Instead of prosecutors trying to win arguments, we’re supposed to be defending what actually matters.
This piece was adapted from Russell Moore’s newsletter. Subscribe here.
“Why are we on defense,” one frustrated culture warrior asked me, referring to some religious freedom issue, “when we should be on offense?” As I’ve written elsewhere, I find this metaphor telling. It assumes that what really matters is the church’s state rather than its mission.
The more I’ve thought of it, though, the more I’ve come to believe that—in one sense—“defense” is exactly what we’re called to do.
Metaphors matter. They shape the way we see who we are, where we are, and what we do. Even though we use the metaphor “culture war” for what some would call “worldview conflicts,” underneath all the military imagery is an unspoken legal metaphor that might be even more controlling. We lose ourselves in culture wars when we think we are prosecutors. But we’re not—we’re attorneys for the defense.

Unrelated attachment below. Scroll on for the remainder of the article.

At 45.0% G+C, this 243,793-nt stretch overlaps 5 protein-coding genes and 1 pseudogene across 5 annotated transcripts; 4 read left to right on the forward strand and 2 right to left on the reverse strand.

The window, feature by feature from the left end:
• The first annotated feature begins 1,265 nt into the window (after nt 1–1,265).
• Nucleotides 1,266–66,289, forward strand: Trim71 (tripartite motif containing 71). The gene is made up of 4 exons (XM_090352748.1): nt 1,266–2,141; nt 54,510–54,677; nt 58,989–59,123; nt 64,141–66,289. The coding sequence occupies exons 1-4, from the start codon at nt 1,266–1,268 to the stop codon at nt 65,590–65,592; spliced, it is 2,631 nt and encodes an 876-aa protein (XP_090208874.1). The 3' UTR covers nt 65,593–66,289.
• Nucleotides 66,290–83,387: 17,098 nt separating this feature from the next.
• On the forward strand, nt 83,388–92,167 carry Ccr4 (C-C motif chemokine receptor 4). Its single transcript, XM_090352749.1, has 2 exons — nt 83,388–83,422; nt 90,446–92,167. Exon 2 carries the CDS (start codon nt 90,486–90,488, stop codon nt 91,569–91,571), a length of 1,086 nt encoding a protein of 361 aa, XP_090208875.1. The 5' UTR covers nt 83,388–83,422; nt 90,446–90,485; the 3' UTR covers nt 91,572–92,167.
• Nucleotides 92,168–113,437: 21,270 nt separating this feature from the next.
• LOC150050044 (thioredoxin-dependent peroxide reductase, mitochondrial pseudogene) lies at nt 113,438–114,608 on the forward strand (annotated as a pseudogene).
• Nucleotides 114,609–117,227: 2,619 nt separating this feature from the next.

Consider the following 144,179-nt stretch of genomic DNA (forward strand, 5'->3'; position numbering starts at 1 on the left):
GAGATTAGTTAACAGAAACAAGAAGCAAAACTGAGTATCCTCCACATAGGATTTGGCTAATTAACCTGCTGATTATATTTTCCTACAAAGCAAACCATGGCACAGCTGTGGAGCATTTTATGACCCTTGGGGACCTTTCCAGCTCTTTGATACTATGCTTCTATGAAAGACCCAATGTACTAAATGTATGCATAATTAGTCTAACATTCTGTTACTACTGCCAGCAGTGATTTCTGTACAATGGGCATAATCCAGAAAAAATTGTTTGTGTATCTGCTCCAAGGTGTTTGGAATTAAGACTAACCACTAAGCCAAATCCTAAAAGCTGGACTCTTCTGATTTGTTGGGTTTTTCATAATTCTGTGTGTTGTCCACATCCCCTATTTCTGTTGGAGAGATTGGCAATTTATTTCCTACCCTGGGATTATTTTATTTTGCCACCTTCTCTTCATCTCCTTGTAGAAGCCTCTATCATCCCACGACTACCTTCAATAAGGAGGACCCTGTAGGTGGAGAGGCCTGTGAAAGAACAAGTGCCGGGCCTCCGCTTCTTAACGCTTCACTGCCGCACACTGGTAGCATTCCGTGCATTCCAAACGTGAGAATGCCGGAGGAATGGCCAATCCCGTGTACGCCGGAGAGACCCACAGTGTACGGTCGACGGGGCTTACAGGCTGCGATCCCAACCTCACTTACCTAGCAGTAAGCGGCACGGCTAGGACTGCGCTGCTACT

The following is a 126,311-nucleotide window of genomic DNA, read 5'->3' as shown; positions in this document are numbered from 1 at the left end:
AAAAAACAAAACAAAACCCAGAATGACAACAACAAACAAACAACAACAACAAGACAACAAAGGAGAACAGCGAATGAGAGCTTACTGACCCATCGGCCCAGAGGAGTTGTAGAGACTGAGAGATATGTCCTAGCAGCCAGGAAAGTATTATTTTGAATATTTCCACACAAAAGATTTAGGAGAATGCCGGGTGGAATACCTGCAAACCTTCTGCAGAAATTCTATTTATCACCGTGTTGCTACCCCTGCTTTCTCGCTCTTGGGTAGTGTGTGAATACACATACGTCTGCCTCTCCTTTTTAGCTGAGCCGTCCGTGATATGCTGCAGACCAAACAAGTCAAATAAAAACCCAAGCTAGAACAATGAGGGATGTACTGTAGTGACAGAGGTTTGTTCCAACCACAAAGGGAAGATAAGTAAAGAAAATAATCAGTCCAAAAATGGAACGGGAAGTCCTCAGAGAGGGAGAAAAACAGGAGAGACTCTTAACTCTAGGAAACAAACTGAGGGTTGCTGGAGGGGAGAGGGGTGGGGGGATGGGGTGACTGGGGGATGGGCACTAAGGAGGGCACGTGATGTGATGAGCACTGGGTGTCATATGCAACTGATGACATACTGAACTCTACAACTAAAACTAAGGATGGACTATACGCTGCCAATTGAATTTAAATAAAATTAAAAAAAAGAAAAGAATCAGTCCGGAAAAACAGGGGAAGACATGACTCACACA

The image of culture war as prosecution makes sense. After all, we are often dealing with principles of righteousness and unrighteousness, of morality or immorality. We make the case for who’s wrong and who’s right, and having won the argument, we thus win the case. This sense of purpose has the additional benefit of being fully in step with the times.
From the social-justice advocate on TikTok policing pronouns and cultural appropriation to the “own the libs” right-winger showing how “wokeness” will make everywhere like Portland, almost everyone can find people or movements to prosecute their cases. And we cheer our favorites on from the courtroom benches.
The problem is that the Bible tells us the role …